By Emily Shardlow www.thenational.ae
It was the promise of goat on the menu that prompted my visit to Asado, the Argentinean steak restaurant at The Palace-The Old Town. We sat outside at a table facing the Burj Dubai lake, the Khalifa looming in the background and every so often, we saw the tail end of the Dubai fountain. Goat or no goat, first impressions were good.
As we flicked through the menu, a waiter carrying a tray laden with raw meat appeared. That might sound a trifle strange, but he was there to talk us through the various steaks available. I found this genuinely helpful; from the weight or cut alone, it is often difficult to gauge just how big a piece of meat actually is.
When it came to the crunch, we decided that as first-time tasters, it was probably wise not to order the cabrito entero asado (whole roast baby goat); instead we shared a starter-sized portion. A plate piled high with hunks of meat arrived. Tentatively, we speared forkfuls and took small, suspicious mouthfuls. I’m not exactly sure what I’d been expecting, but I was pleasantly surprised. The texture of the tender meat was similar to that of slow-roasted lamb, but it had a tangier, deeper flavour and was much less fatty. The overriding taste was a strong, smoky one, as you’d expect from something that has been slow cooked over a charcoal fire. The roasted skin, meanwhile, was juicy and perfectly crisp. I can’t say that goat is my new favourite meat, but it’s certainly something that I’ll eat again.
We also tried the grilled provolone cheese. Although it wasn’t spiced, as the menu had suggested, it was still very nice. The gooey cheese was milky and mild and the young, undeveloped flavour made a nice contrast to the pungent goat meat, particularly when eaten with a few pieces of crunchy raw onion. I would advise sharing this dish though; it is after all, just a plate of cheese and therefore rather rich on its own. My friend ordered the 250g sirloin medium rare, with side orders (one of which was included in the price of the steak) of mashed potato and mushrooms. The steak itself was ever so slightly tough and wasn’t the best that I’ve tasted in Dubai, but nonetheless it was tasty and full of chargrilled flavour. Side orders were presented in sweet little pans; the mash was buttery and smooth as you would expect and the plump mushrooms were well seasoned. Four different sauces were served with the steak and the classic Argentinean chimichurri was the best of a good bunch. It was full of grassy parsley flavour, with a bit of garlic and a sweet sharpness courtesy of a little vinegar.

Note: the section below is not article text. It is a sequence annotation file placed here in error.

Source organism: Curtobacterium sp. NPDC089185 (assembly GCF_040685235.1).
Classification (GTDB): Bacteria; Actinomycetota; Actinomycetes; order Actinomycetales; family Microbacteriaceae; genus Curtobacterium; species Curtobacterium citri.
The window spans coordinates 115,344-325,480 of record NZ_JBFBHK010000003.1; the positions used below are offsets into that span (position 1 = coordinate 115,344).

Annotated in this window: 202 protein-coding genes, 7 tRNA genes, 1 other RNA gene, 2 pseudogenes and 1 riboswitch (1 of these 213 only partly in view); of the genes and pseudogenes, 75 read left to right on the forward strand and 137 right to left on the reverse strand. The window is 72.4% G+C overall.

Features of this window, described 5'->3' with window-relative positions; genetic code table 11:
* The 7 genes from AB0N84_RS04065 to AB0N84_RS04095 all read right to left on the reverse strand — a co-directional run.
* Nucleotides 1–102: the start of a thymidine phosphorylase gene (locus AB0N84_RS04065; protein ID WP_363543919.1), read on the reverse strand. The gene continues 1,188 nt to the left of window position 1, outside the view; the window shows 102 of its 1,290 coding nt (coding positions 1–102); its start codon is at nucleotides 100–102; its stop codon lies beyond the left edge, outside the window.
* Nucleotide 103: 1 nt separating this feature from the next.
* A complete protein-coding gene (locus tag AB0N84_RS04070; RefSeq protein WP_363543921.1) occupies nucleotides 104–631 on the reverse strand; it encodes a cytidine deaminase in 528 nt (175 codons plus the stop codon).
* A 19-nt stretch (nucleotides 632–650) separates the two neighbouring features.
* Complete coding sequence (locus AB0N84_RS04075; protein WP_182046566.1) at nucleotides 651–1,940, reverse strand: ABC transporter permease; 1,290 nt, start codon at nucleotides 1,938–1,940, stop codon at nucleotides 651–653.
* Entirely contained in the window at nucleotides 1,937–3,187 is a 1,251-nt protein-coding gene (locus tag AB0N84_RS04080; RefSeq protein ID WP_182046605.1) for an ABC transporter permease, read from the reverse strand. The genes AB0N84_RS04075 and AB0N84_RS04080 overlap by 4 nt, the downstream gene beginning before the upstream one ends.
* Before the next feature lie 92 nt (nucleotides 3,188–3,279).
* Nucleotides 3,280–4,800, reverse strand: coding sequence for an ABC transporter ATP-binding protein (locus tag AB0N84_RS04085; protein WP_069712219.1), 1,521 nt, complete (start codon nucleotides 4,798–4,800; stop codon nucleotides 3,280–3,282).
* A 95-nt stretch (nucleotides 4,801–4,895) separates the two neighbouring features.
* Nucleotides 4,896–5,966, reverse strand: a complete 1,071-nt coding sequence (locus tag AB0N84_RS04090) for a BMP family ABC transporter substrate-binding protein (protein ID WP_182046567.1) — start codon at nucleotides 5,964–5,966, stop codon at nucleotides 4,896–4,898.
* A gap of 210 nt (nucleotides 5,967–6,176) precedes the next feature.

My sea bass was moist, meaty and slightly sweet. Had the flabby grey skin been crisper, it would’ve been even better. The cockle sauce served with the fish was light and delicate, but it didn’t actually contain any cockles, which I found strange. Four little shells looked very pretty on the plate, but sadly they were empty. Still, the pale green bean purée at the bottom of the bowl was subtly flavoured and rather nice – much like the dish itself.
For dessert, we shared dulce de leche pancakes: papery thin crepes covered with a silky toffee sauce, topped with a quennelle of real vanilla ice cream and a spiral of tuille biscuit. A truly sugary concoction, but one that ensured the meal ended as happily as it had begun.
Asado is not for those in search of a dainty, refined meal. What this restaurant delivers is flavourful, robust, well-cooked food, served in lovely surroundings.
Asado, The Palace-The Old Town, A meal for two, including service cost Dh665. For reservations call 04 428 7888. All meals are paid for by The National and reviews are done incognito.